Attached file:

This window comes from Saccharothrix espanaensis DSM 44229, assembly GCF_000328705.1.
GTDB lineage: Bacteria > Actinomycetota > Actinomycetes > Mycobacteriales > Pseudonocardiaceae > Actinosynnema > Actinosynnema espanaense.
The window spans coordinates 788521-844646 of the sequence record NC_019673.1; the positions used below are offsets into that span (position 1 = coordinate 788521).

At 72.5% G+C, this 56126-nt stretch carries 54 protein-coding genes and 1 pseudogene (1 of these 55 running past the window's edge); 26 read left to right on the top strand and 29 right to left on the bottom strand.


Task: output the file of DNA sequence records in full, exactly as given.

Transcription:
This window comes from Saccharothrix espanaensis DSM 44229, assembly GCF_000328705.1.
GTDB lineage: Bacteria > Actinomycetota > Actinomycetes > Mycobacteriales > Pseudonocardiaceae > Actinosynnema > Actinosynnema espanaense.
The window spans coordinates 788521-844646 of the sequence record NC_019673.1; the positions used below are offsets into that span (position 1 = coordinate 788521).

At 72.5% G+C, this 56126-nt stretch carries 54 protein-coding genes and 1 pseudogene (1 of these 55 running past the window's edge); 26 read left to right on the top strand and 29 right to left on the bottom strand.